What Are The Requirements For A Reverse Mortgage, And How Can You Get Started?
February 05, 2024 4-minute read
Author: Lauren Nowacki
Disclosure: Rocket Mortgage® does not currently offer reverse mortgages or home equity conversion mortgage (HECM).
For senior homeowners who want to supplement their income in retirement, a reverse mortgage can seem very attractive. But this unique financial product isn’t for everyone, and certain reverse mortgage requirements must be met to qualify for this type of loan.
Let’s take a look at what the requirements are for a reverse mortgage.
What Is A Reverse Mortgage?
A reverse mortgage is a loan that allows you to borrow against the equity in your home. The loan proceeds you receive from the reverse mortgage first pay off your existing mortgage, if you have one, and any remaining money can be used however you like.
Because the proceeds of the loan paid off your existing mortgage, you’re no longer required to make a monthly mortgage payment, though you’re still required to pay your property taxes, homeowners insurance and home maintenance costs. The loan won’t come due until you move out of the home, sell the home, pass away or fail to uphold the responsibilities of the loan – including maintaining the home and paying your property taxes and insurance on it.
The most common type of reverse mortgage is a home equity conversion mortgage (HECM) backed by the Federal Housing Administration (FHA). This is the type of loan we’ll focus on when talking about the reverse mortgage rules on qualification.
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Reverse Mortgage Rules And Requirements
The requirements for a reverse mortgage specify a certain eligible age group (62 and over) and property standards outlined by the U.S Department of Housing and Urban Development (HUD). Some homeowners must also be prepared to set aside a portion of their reverse mortgage funds for ongoing property costs, depending on the results of the required financial assessment.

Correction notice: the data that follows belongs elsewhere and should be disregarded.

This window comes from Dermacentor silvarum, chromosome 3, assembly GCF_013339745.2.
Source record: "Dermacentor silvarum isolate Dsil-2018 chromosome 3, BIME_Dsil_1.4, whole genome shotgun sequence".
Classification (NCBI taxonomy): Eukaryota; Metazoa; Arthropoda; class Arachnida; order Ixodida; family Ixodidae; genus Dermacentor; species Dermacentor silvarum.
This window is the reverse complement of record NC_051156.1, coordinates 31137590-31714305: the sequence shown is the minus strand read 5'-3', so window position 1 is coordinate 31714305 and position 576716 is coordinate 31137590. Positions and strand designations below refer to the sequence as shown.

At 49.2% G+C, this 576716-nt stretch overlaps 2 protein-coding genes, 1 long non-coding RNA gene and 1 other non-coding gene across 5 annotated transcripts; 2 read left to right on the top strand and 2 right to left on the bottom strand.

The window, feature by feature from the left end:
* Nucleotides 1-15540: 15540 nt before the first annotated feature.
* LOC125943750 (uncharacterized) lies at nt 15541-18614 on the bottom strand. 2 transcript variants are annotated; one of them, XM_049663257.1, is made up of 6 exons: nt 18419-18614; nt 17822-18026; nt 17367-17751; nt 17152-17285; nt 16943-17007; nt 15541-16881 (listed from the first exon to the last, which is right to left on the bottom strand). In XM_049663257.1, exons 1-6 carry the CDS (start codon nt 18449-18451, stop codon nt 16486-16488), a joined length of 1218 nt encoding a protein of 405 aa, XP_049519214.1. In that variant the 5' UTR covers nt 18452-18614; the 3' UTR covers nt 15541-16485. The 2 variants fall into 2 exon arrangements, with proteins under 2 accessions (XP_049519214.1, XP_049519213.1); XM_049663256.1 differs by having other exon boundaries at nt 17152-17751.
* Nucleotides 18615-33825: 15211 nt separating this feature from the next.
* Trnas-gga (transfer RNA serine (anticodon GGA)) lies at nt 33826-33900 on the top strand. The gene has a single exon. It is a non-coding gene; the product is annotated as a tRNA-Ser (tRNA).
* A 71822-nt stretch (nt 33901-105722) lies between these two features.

Reverse mortgages were meant to help seniors in or nearing retirement. Because of this, the reverse mortgage age requirement is 62 or older. You must be at least 62 years old to get a reverse mortgage.
If you’re 62 but your spouse is under the required reverse mortgage age, you can still get a HECM, but your spouse will be considered a non-borrowing spouse and will not have access to your loan proceeds. By designating them as a non-borrowing spouse, they’ll be able to stay in the home should you, the borrower, pass away.
All HECM borrowers must attend a required counseling session with a third-party, HUD-approved counselor. This ensures borrowers understand reverse mortgage requirements, how the loan works and any alternative options they may have.
One of the most important reverse mortgage rules is that borrowers must continue to pay their property taxes and homeowners insurance and maintain the property. If they don’t, the loan could come due and they could lose their home.